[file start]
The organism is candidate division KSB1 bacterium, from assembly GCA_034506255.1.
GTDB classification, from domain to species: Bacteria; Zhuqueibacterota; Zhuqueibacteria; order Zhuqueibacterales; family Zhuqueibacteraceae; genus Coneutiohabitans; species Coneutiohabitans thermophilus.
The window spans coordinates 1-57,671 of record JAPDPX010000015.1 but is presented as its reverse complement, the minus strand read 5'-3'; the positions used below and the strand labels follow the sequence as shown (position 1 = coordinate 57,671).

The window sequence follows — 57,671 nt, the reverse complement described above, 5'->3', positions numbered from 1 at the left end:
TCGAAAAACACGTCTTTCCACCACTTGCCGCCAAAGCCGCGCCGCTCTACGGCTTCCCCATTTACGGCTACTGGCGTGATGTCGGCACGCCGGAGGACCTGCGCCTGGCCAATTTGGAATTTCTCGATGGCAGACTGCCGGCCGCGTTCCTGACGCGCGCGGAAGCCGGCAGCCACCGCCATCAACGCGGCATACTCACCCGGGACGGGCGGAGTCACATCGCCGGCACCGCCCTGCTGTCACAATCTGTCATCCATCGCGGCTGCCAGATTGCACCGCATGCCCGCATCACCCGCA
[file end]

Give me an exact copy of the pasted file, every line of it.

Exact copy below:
The organism is candidate division KSB1 bacterium, from assembly GCA_034506255.1.
GTDB classification, from domain to species: Bacteria; Zhuqueibacterota; Zhuqueibacteria; order Zhuqueibacterales; family Zhuqueibacteraceae; genus Coneutiohabitans; species Coneutiohabitans thermophilus.
The window spans coordinates 1-57,671 of record JAPDPX010000015.1 but is presented as its reverse complement, the minus strand read 5'-3'; the positions used below and the strand labels follow the sequence as shown (position 1 = coordinate 57,671).

The window sequence follows — 57,671 nt, the reverse complement described above, 5'->3', positions numbered from 1 at the left end:
TCGAAAAACACGTCTTTCCACCACTTGCCGCCAAAGCCGCGCCGCTCTACGGCTTCCCCATTTACGGCTACTGGCGTGATGTCGGCACGCCGGAGGACCTGCGCCTGGCCAATTTGGAATTTCTCGATGGCAGACTGCCGGCCGCGTTCCTGACGCGCGCGGAAGCCGGCAGCCACCGCCATCAACGCGGCATACTCACCCGGGACGGGCGGAGTCACATCGCCGGCACCGCCCTGCTGTCACAATCTGTCATCCATCGCGGCTGCCAGATTGCACCGCATGCCCGCATCACCCGCA